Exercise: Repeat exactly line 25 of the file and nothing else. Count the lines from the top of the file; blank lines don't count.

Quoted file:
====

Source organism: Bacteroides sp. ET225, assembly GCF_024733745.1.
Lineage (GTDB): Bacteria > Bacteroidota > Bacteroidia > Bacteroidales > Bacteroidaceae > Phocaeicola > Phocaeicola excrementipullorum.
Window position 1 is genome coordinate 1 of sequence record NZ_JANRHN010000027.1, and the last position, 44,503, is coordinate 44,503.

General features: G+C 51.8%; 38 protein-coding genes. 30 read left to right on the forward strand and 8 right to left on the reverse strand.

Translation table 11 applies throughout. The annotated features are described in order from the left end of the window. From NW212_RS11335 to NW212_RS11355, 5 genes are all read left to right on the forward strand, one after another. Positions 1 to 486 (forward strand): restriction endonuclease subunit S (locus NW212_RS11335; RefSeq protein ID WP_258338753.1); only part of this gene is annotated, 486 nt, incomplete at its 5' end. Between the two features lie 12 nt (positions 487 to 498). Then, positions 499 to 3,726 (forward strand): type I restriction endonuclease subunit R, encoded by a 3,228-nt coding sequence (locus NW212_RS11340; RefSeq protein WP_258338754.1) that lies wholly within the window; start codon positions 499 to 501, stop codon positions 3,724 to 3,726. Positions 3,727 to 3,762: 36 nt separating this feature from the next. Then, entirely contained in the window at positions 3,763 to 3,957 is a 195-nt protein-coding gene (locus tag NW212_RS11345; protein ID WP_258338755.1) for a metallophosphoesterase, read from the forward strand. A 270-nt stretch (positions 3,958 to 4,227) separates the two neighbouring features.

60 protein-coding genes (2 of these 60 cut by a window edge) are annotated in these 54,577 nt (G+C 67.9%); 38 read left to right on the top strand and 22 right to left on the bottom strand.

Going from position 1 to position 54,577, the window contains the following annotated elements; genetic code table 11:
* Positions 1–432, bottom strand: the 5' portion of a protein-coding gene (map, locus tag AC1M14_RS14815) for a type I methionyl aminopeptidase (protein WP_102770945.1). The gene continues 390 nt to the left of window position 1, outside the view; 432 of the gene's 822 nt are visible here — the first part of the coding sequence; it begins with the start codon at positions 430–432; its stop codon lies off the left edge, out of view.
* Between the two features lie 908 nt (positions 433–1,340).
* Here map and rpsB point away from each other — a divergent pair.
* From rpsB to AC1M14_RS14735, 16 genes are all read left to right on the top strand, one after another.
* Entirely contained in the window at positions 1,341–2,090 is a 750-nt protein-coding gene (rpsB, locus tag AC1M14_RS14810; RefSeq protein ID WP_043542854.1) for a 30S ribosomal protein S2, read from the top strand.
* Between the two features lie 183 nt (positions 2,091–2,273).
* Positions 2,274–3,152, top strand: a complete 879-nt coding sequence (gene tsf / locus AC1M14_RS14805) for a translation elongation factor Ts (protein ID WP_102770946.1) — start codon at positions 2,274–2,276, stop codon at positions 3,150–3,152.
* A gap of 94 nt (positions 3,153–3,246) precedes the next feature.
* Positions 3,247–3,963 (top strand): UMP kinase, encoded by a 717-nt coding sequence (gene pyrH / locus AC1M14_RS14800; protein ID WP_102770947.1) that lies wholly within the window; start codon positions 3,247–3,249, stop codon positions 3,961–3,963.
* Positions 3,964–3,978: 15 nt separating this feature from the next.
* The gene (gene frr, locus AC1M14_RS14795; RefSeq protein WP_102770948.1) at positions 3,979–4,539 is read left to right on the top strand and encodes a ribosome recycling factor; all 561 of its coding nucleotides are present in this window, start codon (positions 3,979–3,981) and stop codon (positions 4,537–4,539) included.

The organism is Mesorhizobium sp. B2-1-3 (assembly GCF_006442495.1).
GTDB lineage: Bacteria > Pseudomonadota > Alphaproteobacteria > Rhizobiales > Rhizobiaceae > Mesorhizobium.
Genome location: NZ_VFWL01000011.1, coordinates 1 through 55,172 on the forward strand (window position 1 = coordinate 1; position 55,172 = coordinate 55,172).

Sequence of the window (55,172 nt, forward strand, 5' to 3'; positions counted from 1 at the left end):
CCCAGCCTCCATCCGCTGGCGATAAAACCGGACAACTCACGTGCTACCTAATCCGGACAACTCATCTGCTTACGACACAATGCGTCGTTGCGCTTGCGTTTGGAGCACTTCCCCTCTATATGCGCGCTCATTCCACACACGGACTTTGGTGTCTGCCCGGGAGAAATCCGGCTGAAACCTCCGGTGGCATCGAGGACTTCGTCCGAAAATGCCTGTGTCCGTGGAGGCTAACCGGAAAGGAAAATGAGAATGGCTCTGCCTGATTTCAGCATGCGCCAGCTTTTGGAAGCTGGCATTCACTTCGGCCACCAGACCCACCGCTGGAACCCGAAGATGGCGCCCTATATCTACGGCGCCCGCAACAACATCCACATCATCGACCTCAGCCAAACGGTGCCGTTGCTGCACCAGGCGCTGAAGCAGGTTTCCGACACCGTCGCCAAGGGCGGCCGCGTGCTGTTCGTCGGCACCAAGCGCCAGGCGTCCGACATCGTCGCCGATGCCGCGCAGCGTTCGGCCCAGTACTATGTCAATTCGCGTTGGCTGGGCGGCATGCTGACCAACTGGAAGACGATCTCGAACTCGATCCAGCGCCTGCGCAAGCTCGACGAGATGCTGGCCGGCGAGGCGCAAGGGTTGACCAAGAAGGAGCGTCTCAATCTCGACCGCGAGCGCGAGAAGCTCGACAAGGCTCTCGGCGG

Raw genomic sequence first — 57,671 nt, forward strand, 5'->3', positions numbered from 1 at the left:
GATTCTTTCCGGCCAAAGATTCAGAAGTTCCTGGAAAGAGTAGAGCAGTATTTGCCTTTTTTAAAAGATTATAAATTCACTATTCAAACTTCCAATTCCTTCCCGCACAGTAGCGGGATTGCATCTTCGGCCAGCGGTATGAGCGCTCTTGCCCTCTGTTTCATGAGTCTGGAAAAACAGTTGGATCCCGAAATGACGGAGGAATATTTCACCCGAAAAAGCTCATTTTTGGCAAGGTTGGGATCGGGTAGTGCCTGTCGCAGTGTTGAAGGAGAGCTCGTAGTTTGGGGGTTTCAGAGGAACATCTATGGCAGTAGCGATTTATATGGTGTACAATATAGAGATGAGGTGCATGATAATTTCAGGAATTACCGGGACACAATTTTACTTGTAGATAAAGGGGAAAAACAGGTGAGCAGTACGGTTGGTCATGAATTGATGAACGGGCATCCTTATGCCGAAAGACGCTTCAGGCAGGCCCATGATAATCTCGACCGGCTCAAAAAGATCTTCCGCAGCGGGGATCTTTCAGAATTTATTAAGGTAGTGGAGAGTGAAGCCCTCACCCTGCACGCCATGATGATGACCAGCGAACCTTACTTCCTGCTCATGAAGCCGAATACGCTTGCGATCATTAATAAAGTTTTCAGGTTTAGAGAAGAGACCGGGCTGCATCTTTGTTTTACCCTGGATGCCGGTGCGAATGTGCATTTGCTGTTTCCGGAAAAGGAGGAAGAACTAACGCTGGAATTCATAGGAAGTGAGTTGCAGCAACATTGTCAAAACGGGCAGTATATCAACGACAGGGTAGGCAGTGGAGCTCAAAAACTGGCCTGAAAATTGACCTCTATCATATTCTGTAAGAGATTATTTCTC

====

GATTCTTTCCGGCCAAAGATTCAGAAGTTCCTGGAAAGAGTAGAGCAGTATTTGCCTTTTTTAAAAGATTATAAATTCACTATTCAAACTTCCAATTCCTTCCCGCACAGTAGCGGGATTGCATCTTCGGCCAGCGGTATGAGCGCTCTTGCCCTCTGTTTCATGAGTCTGGAAAAACAGTTGGATCCCGAAATGACGGAGGAATATTTCACCCGAAAAAGCTCATTTTTGGCAAGGTTGGGATCGGGTAGTGCCTGTCGCAGTGTTGAAGGAGAGCTCGTAGTTTGGGGGTTTCAGAGGAACATCTATGGCAGTAGCGATTTATATGGTGTACAATATAGAGATGAGGTGCATGATAATTTCAGGAATTACCGGGACACAATTTTACTTGTAGATAAAGGGGAAAAACAGGTGAGCAGTACGGTTGGTCATGAATTGATGAACGGGCATCCTTATGCCGAAAGACGCTTCAGGCAGGCCCATGATAATCTCGACCGGCTCAAAAAGATCTTCCGCAGCGGGGATCTTTCAGAATTTATTAAGGTAGTGGAGAGTGAAGCCCTCACCCTGCACGCCATGATGATGACCAGCGAACCTTACTTCCTGCTCATGAAGCCGAATACGCTTGCGATCATTAATAAAGTTTTCAGGTTTAGAGAAGAGACCGGGCTGCATCTTTGTTTTACCCTGGATGCCGGTGCGAATGTGCATTTGCTGTTTCCGGAAAAGGAGGAAGAACTAACGCTGGAATTCATAGGAAGTGAGTTGCAGCAACATTGTCAAAACGGGCAGTATATCAACGACAGGGTAGGCAGTGGAGCTCAAAAACTGGCCTGAAAATTGACCTCTATCATATTCTGTAAGAGATTATTTCTC